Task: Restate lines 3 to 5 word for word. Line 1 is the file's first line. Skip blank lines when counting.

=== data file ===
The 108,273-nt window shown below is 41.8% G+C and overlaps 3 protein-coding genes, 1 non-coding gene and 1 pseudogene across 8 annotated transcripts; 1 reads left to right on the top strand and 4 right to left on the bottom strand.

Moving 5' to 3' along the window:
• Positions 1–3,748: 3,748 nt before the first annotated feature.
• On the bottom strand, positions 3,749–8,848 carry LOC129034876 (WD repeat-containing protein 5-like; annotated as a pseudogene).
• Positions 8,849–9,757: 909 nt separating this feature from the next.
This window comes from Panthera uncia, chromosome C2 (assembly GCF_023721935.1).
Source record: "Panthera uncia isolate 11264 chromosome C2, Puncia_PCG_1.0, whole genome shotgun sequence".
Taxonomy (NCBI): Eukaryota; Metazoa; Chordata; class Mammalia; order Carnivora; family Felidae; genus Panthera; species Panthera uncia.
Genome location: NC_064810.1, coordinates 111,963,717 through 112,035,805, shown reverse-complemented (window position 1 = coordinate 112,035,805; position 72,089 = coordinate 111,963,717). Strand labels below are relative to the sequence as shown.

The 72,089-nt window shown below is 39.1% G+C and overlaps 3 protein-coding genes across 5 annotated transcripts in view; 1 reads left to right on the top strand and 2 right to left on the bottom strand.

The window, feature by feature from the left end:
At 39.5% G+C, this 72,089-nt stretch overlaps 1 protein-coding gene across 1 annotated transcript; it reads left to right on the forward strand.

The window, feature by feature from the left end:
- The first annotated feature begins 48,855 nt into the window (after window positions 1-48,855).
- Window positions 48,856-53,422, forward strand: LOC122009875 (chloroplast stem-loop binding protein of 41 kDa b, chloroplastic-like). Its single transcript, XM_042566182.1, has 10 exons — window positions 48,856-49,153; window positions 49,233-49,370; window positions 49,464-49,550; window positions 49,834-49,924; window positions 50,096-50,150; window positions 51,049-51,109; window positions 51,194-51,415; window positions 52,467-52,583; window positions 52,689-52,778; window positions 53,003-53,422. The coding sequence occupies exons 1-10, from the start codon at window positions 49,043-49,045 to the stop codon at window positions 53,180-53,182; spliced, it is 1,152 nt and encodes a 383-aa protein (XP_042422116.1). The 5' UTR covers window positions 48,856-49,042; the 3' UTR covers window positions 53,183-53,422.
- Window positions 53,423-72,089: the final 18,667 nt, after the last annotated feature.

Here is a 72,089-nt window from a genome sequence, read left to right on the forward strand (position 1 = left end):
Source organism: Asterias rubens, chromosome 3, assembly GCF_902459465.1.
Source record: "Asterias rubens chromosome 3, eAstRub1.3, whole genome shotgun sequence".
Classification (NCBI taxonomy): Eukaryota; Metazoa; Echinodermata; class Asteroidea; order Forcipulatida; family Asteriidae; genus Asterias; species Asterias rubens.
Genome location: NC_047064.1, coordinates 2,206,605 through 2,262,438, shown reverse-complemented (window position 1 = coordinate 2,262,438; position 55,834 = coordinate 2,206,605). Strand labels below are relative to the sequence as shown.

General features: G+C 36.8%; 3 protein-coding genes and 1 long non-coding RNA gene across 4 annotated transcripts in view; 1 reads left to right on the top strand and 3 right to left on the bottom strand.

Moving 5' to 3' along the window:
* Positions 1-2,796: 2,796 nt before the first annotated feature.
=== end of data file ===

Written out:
• Positions 1–3,748: 3,748 nt before the first annotated feature.
• On the bottom strand, positions 3,749–8,848 carry LOC129034876 (WD repeat-containing protein 5-like; annotated as a pseudogene).
• Positions 8,849–9,757: 909 nt separating this feature from the next.